Eucalyptus denticulata facts for kids
Quick facts for kidsErrinundra shining gum
|Eucalyptus denticulata in the Snowy River National Park|
Eucalyptus sp. aff. nitens (Errinundra)
Eucalyptus denticulata, commonly known as the Errinundra shining gum or shining gum, is a species of tree endemic to south-eastern Australia. It has mostly smooth, white bark, lance-shaped to curved adult leaves with toothed edges, flower buds in groups of seven, white flowers and cup-shaped, barrel-shaped or cylindrical fruits. It is similar to E. nitens and was previously included in that species.
Eucalyptus denticulata is a tree that typically grows to a height of 35–60 m (115–197 ft) but does not form a lignotuber. It has smooth, white, cream-coloured, green or brownish bark with rough, fibrous-flaky bark near the base. Ribbons of shed bark often hang in the upper branches. Young plants and coppice regrowth have stems that are square in cross-section with wings on the corners. The leaves of young plants are arranged in opposite pairs, sessile, egg-shaped or heart-shaped to lance-shaped, 50–125 mm (2.0–4.9 in) long and 17–45 mm (0.67–1.77 in) wide. Adult leaves are arranged alternately, the same glossy green on both sides, lance-shaped to curved, 130–250 mm (5.1–9.8 in) long and 14–25 mm (0.55–0.98 in) wide on a petiole 15–30 mm (0.59–1.18 in) long. The edges of the leaves are irregularly toothed and are glandular.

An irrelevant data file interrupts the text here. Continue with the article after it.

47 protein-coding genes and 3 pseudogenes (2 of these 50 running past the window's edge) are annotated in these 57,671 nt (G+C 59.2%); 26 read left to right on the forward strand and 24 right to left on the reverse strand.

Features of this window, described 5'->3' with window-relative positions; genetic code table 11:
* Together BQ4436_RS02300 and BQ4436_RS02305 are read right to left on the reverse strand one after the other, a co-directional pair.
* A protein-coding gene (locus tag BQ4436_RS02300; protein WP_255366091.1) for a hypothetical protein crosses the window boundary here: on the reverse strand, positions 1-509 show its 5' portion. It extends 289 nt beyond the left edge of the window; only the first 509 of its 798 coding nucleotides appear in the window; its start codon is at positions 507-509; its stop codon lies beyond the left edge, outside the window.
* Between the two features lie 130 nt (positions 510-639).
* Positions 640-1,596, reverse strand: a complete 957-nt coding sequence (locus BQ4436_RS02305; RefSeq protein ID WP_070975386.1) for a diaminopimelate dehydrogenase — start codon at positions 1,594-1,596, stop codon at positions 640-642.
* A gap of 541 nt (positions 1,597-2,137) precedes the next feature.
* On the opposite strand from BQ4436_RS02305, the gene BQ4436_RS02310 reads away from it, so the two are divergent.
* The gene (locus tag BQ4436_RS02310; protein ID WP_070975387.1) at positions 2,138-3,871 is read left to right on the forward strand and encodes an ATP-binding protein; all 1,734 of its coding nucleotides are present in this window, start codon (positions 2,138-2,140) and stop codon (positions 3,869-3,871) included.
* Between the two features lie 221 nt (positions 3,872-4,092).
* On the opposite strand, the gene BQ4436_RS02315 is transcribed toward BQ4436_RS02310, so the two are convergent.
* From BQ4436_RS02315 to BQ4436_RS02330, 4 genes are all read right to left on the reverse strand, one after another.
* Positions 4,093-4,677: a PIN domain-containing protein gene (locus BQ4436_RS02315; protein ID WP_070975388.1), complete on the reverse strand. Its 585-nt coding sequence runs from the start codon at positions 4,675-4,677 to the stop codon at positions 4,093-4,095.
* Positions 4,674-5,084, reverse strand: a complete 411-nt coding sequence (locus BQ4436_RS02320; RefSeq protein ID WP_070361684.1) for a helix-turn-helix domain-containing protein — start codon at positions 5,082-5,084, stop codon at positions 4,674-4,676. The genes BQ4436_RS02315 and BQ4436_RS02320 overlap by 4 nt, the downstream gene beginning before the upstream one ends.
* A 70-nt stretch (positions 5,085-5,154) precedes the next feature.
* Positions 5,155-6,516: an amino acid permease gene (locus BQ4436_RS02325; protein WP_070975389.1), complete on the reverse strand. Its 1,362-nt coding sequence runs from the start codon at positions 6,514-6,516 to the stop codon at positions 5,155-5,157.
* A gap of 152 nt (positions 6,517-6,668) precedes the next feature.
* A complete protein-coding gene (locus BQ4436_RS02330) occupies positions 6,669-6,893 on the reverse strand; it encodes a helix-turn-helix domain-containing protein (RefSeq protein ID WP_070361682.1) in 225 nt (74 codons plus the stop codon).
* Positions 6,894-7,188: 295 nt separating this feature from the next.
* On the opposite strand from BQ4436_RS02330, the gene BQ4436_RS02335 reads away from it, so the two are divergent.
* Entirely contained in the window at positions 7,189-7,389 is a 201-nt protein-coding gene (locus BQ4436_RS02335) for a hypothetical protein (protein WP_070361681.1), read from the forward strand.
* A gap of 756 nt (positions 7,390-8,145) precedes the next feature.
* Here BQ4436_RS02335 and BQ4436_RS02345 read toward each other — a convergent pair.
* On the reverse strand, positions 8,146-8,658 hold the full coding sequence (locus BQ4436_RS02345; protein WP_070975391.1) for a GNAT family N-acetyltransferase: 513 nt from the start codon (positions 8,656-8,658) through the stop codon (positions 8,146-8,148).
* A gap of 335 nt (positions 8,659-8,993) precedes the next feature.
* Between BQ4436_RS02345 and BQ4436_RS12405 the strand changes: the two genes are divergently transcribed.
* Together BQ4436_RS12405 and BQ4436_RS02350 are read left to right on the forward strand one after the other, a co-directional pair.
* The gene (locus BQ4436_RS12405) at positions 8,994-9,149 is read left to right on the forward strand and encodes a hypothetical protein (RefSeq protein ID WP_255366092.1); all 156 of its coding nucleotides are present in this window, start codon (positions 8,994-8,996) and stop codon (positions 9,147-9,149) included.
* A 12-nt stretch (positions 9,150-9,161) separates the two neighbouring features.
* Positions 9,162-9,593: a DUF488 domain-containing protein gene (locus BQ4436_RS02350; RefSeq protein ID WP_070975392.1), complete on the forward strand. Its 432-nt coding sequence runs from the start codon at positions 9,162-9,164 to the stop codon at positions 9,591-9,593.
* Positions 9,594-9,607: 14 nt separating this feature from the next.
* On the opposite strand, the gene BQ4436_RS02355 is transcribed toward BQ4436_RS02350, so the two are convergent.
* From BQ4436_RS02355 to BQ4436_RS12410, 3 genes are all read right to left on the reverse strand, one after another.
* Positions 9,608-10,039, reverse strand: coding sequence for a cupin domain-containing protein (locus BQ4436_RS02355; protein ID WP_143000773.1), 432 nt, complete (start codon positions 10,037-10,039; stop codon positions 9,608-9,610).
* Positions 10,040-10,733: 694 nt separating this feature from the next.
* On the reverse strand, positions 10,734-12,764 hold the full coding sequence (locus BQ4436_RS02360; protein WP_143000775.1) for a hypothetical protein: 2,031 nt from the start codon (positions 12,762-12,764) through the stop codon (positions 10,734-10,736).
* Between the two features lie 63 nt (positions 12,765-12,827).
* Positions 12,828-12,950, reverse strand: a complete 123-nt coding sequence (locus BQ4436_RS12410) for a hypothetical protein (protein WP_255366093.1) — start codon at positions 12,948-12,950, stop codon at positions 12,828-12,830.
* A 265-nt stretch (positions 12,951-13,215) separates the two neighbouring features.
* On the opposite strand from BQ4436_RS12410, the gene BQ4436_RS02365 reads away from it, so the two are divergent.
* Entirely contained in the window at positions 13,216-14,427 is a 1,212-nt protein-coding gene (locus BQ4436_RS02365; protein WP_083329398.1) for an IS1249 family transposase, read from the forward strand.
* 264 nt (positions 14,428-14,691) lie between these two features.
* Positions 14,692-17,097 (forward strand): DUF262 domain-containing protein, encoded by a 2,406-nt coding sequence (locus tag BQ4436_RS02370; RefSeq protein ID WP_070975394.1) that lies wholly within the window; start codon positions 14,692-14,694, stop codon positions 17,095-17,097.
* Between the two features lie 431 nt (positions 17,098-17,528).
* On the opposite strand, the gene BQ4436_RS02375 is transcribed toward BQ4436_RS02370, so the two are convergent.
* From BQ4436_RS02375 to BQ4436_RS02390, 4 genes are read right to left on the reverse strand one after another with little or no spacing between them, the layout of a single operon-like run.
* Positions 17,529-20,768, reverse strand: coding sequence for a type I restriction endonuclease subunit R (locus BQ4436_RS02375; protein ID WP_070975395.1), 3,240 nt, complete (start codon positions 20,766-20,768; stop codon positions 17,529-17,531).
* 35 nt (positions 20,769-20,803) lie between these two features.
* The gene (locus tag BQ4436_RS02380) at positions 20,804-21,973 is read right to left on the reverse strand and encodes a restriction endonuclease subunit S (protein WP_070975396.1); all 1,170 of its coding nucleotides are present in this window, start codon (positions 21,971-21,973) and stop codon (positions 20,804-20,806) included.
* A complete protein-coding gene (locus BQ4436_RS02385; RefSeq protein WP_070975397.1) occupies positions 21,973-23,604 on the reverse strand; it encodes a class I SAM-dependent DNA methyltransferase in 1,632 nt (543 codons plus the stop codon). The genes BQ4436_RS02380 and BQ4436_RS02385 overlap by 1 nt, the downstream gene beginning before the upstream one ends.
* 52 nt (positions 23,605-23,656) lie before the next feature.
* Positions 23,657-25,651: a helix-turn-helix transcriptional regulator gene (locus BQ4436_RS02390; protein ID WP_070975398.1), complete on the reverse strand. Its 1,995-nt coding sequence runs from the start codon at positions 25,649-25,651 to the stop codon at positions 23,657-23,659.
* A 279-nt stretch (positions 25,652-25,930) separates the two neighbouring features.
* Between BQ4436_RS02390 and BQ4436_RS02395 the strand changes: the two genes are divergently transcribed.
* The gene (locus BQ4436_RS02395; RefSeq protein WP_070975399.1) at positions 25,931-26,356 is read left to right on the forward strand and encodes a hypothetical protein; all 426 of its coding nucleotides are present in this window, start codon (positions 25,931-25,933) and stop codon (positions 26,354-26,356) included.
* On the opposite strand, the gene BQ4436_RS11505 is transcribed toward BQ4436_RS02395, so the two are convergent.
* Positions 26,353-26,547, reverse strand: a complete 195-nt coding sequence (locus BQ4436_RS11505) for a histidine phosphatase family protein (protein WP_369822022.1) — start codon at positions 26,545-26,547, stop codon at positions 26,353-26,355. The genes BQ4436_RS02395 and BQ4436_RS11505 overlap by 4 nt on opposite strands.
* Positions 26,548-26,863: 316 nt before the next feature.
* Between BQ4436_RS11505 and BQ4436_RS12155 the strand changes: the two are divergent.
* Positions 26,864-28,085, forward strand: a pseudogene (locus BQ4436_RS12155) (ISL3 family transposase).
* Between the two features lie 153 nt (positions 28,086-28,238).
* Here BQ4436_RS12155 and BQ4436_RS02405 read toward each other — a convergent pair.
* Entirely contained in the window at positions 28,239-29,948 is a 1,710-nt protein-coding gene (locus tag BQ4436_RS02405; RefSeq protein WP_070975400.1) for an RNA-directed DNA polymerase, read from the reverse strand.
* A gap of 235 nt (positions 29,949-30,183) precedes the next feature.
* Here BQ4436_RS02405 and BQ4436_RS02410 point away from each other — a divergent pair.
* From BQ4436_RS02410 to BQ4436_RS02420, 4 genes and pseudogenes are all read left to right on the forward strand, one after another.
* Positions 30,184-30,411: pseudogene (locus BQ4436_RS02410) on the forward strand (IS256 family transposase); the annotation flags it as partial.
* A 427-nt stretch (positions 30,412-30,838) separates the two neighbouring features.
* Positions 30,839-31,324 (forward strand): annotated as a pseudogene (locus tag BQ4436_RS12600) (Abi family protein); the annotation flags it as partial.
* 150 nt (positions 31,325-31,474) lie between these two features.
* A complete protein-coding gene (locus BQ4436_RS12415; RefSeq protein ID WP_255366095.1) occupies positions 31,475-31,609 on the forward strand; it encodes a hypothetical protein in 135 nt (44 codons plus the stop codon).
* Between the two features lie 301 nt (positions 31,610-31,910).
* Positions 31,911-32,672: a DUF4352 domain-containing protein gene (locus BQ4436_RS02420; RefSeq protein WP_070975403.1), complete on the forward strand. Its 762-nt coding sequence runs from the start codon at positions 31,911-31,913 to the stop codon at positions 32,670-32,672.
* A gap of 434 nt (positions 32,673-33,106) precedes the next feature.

The flower buds are arranged in groups of seven in leaf axils on an unbranched peduncle 6–15 mm (0.24–0.59 in) long, the individual buds sessile or on a pedicel up to 2 mm (0.079 in) long. Mature buds are oval to spindle-shaped, about 5 mm (0.20 in) long and 3 mm (0.12 in) wide with a conical to rounded operculum that differs in the way it is shed from that of E. nitens. The fruit is a woody conical, cup-shaped, barrel-shaped or cylindrical capsule 5–8 mm (0.20–0.31 in) long and 4–7 mm (0.16–0.28 in) wide with the valves at rim level or slightly exposed above the rim of the fruit.
Taxonomy and naming
Eucalyptus denticulata was first formally described in 1991 by Ian Cook and Pauline Ladiges from a specimen collected in the Errinundra National Park by Kevin Thiele and Suzanne Prober. The description was published in Australian Systematic Botany. The specific epithet (denticulata) is a Latin word meaning "with small teeth" referring to the edges of the leaves. The uneven leaf margins may be a defence against herbivores.
Previously this species was considered an informal variant of E. nitens.
Distribution and habitat
Errinundra shing gum grows in wet forests and the margins of rainforest in Victoria and New South Wales. In Victoria it occurs on the ranges of East Gippsland including the Errinundra Plateau and Mount Kaye and in New South Wales, south from Bombala.
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